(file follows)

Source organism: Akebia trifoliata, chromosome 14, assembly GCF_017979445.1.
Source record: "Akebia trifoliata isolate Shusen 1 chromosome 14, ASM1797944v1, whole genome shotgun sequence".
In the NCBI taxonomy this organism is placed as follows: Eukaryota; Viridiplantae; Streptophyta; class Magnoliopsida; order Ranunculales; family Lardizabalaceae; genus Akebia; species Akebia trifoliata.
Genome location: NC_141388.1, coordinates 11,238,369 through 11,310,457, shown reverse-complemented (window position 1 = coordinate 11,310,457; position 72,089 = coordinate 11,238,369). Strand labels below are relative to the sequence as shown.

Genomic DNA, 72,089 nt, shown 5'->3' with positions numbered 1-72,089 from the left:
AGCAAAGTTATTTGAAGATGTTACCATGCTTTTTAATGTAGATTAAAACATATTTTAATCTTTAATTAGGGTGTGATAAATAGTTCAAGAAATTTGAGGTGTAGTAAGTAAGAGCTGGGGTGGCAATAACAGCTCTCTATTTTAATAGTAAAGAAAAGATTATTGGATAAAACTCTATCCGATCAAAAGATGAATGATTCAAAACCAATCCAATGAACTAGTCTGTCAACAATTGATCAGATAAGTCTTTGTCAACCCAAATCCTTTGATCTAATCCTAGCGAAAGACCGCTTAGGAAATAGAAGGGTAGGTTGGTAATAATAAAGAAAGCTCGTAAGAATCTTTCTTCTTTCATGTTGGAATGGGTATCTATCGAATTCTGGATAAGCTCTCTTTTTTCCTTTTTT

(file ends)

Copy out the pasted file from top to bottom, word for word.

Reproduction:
Source organism: Akebia trifoliata, chromosome 14, assembly GCF_017979445.1.
Source record: "Akebia trifoliata isolate Shusen 1 chromosome 14, ASM1797944v1, whole genome shotgun sequence".
In the NCBI taxonomy this organism is placed as follows: Eukaryota; Viridiplantae; Streptophyta; class Magnoliopsida; order Ranunculales; family Lardizabalaceae; genus Akebia; species Akebia trifoliata.
Genome location: NC_141388.1, coordinates 11,238,369 through 11,310,457, shown reverse-complemented (window position 1 = coordinate 11,310,457; position 72,089 = coordinate 11,238,369). Strand labels below are relative to the sequence as shown.

Genomic DNA, 72,089 nt, shown 5'->3' with positions numbered 1-72,089 from the left:
AGCAAAGTTATTTGAAGATGTTACCATGCTTTTTAATGTAGATTAAAACATATTTTAATCTTTAATTAGGGTGTGATAAATAGTTCAAGAAATTTGAGGTGTAGTAAGTAAGAGCTGGGGTGGCAATAACAGCTCTCTATTTTAATAGTAAAGAAAAGATTATTGGATAAAACTCTATCCGATCAAAAGATGAATGATTCAAAACCAATCCAATGAACTAGTCTGTCAACAATTGATCAGATAAGTCTTTGTCAACCCAAATCCTTTGATCTAATCCTAGCGAAAGACCGCTTAGGAAATAGAAGGGTAGGTTGGTAATAATAAAGAAAGCTCGTAAGAATCTTTCTTCTTTCATGTTGGAATGGGTATCTATCGAATTCTGGATAAGCTCTCTTTTTTCCTTTTTT